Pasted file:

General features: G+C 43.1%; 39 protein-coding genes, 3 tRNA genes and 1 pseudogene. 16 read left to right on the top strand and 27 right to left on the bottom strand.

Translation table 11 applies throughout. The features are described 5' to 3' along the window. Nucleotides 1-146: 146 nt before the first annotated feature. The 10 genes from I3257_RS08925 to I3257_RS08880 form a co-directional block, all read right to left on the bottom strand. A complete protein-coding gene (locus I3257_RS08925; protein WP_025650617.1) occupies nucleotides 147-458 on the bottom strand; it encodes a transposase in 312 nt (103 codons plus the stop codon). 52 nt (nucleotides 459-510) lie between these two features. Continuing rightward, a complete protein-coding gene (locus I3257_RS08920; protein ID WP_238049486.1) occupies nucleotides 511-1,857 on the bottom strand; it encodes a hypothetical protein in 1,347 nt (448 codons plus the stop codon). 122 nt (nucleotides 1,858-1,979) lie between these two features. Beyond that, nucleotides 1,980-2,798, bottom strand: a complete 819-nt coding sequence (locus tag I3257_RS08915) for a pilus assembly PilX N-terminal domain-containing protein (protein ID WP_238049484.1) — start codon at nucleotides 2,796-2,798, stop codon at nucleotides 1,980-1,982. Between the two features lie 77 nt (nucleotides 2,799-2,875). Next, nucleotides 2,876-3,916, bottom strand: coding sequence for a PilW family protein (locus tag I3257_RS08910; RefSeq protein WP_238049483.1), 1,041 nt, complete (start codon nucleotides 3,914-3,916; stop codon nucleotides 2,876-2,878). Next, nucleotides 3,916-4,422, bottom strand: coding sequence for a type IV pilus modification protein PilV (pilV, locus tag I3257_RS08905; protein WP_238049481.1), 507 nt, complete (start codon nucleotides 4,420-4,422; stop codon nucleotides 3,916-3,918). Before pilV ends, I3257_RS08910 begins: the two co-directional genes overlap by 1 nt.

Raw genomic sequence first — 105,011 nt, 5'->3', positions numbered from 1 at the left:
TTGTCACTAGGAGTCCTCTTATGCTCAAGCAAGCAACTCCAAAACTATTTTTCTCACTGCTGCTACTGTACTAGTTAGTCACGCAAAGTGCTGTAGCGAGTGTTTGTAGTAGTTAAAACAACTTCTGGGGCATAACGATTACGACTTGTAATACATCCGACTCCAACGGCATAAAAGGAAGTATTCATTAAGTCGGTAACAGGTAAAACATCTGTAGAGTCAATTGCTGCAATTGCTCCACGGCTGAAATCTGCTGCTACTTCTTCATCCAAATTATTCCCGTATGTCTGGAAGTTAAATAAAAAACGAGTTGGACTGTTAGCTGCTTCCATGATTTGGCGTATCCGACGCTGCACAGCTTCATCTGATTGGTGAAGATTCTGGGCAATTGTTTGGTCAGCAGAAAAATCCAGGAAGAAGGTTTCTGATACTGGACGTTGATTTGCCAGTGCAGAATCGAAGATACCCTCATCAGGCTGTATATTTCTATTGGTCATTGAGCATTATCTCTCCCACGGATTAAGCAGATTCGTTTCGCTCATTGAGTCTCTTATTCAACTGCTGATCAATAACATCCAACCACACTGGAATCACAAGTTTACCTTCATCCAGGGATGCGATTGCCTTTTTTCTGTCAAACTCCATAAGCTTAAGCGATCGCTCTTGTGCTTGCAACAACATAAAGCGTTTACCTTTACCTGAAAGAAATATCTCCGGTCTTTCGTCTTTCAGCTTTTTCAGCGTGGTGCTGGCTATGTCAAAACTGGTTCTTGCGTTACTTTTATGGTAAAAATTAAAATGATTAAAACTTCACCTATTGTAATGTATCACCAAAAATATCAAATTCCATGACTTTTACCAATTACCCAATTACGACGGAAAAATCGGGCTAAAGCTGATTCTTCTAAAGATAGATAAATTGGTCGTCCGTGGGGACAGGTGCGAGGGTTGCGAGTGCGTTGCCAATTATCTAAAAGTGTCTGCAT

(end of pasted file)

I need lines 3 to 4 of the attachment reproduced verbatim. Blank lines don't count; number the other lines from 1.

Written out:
Raw genomic sequence first — 105,011 nt, 5'->3', positions numbered from 1 at the left:
TTGTCACTAGGAGTCCTCTTATGCTCAAGCAAGCAACTCCAAAACTATTTTTCTCACTGCTGCTACTGTACTAGTTAGTCACGCAAAGTGCTGTAGCGAGTGTTTGTAGTAGTTAAAACAACTTCTGGGGCATAACGATTACGACTTGTAATACATCCGACTCCAACGGCATAAAAGGAAGTATTCATTAAGTCGGTAACAGGTAAAACATCTGTAGAGTCAATTGCTGCAATTGCTCCACGGCTGAAATCTGCTGCTACTTCTTCATCCAAATTATTCCCGTATGTCTGGAAGTTAAATAAAAAACGAGTTGGACTGTTAGCTGCTTCCATGATTTGGCGTATCCGACGCTGCACAGCTTCATCTGATTGGTGAAGATTCTGGGCAATTGTTTGGTCAGCAGAAAAATCCAGGAAGAAGGTTTCTGATACTGGACGTTGATTTGCCAGTGCAGAATCGAAGATACCCTCATCAGGCTGTATATTTCTATTGGTCATTGAGCATTATCTCTCCCACGGATTAAGCAGATTCGTTTCGCTCATTGAGTCTCTTATTCAACTGCTGATCAATAACATCCAACCACACTGGAATCACAAGTTTACCTTCATCCAGGGATGCGATTGCCTTTTTTCTGTCAAACTCCATAAGCTTAAGCGATCGCTCTTGTGCTTGCAACAACATAAAGCGTTTACCTTTACCTGAAAGAAATATCTCCGGTCTTTCGTCTTTCAGCTTTTTCAGCGTGGTGCTGGCTATGTCAAAACTGGTTCTTGCGTTACTTTTATGGTAAAAATTAAAATGATTAAAACTTCACCTATTGTAATGTATCACCAAAAATATCAAATTCCATGACTTTTACCAATTACCCAATTACGACGGAAAAATCGGGCTAAAGCTGATTCTTCTAAAGATAGATAAATTGGTCGTCCGTGGGGACAGGTGCGAGGGTTGCGAGTGCGTTGCCAATTATCTAAAAGTGTCTGCAT